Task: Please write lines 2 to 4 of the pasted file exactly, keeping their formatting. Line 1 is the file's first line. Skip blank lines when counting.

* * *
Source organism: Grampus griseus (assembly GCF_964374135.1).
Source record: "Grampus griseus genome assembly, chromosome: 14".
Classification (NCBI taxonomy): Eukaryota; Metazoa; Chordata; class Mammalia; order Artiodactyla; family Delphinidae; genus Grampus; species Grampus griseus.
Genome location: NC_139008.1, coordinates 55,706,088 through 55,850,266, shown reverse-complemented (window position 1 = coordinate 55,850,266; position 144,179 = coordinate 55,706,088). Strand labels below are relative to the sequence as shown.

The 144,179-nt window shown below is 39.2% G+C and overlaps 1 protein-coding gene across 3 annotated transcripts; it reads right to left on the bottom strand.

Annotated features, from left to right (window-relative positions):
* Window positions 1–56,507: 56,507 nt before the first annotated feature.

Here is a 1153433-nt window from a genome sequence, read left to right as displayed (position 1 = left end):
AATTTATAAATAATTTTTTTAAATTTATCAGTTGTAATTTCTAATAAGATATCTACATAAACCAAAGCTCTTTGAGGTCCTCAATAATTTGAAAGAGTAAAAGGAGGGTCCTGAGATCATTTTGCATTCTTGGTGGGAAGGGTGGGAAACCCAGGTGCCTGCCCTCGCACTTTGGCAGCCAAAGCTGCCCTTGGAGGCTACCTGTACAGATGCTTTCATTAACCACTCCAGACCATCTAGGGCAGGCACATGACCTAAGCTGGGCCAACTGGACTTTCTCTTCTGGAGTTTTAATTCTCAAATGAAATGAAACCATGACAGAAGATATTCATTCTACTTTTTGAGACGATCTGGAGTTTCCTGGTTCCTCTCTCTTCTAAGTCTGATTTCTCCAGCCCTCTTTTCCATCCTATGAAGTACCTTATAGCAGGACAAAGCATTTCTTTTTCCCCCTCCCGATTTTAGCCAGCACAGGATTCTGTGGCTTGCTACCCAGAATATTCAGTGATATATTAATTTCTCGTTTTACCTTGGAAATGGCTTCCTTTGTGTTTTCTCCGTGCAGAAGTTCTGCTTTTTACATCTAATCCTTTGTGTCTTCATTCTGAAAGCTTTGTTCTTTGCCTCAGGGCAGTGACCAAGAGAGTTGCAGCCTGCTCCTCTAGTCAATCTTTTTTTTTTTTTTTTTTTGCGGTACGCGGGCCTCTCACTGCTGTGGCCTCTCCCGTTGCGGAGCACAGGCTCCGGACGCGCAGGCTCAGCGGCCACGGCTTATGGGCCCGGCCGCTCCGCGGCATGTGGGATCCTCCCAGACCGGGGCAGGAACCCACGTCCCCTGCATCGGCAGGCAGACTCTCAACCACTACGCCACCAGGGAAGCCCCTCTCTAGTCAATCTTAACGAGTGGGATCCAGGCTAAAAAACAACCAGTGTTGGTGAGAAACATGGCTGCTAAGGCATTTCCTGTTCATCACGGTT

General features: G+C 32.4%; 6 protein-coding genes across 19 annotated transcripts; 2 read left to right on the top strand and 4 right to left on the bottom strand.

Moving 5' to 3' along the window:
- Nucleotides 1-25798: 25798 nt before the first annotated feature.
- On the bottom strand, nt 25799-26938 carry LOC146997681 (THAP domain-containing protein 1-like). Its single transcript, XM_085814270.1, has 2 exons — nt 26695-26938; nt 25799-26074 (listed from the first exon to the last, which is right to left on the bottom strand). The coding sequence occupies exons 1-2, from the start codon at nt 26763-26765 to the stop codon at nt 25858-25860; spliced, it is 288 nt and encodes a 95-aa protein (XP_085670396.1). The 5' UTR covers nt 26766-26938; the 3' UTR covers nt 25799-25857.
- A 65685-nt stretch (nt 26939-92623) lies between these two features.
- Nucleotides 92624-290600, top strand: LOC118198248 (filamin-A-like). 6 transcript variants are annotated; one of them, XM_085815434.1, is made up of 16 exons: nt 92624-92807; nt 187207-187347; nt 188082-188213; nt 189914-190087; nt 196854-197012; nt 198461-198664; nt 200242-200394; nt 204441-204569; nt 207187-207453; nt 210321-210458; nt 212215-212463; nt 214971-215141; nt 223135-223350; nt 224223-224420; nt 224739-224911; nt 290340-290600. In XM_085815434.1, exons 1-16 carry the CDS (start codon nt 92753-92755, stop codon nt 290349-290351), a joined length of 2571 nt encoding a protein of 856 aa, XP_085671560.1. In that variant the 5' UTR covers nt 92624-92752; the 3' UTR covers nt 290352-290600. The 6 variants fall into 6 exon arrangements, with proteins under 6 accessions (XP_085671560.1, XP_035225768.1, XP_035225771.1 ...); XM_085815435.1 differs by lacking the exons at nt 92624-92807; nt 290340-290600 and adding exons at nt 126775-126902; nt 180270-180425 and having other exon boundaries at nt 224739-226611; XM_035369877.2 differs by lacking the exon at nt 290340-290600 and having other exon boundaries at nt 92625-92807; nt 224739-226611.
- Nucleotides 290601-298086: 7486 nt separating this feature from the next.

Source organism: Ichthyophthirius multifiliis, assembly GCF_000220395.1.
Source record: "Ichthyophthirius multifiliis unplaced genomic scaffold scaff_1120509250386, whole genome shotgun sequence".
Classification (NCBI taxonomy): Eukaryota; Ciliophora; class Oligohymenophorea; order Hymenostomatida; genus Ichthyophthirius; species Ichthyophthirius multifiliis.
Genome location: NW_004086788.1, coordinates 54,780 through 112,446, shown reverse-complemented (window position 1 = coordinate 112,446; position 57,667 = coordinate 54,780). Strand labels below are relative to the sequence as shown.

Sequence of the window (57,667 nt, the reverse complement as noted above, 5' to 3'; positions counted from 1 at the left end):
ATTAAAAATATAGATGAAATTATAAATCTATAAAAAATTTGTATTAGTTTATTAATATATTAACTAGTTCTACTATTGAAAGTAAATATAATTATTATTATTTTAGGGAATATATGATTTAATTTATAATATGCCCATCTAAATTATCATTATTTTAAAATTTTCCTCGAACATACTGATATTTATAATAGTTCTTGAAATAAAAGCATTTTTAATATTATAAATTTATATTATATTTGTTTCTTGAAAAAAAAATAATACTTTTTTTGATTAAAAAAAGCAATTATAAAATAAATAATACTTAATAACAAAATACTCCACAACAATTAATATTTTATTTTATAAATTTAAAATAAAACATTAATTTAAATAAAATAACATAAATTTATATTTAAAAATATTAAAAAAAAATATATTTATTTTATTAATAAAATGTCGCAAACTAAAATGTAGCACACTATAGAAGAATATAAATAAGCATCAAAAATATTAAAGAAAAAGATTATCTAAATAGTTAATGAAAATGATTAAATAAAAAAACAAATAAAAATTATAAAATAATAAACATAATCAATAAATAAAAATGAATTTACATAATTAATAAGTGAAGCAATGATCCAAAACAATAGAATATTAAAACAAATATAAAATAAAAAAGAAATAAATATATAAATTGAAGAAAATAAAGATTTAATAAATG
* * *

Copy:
Source record: "Grampus griseus genome assembly, chromosome: 14".
Classification (NCBI taxonomy): Eukaryota; Metazoa; Chordata; class Mammalia; order Artiodactyla; family Delphinidae; genus Grampus; species Grampus griseus.
Genome location: NC_139008.1, coordinates 55,706,088 through 55,850,266, shown reverse-complemented (window position 1 = coordinate 55,850,266; position 144,179 = coordinate 55,706,088). Strand labels below are relative to the sequence as shown.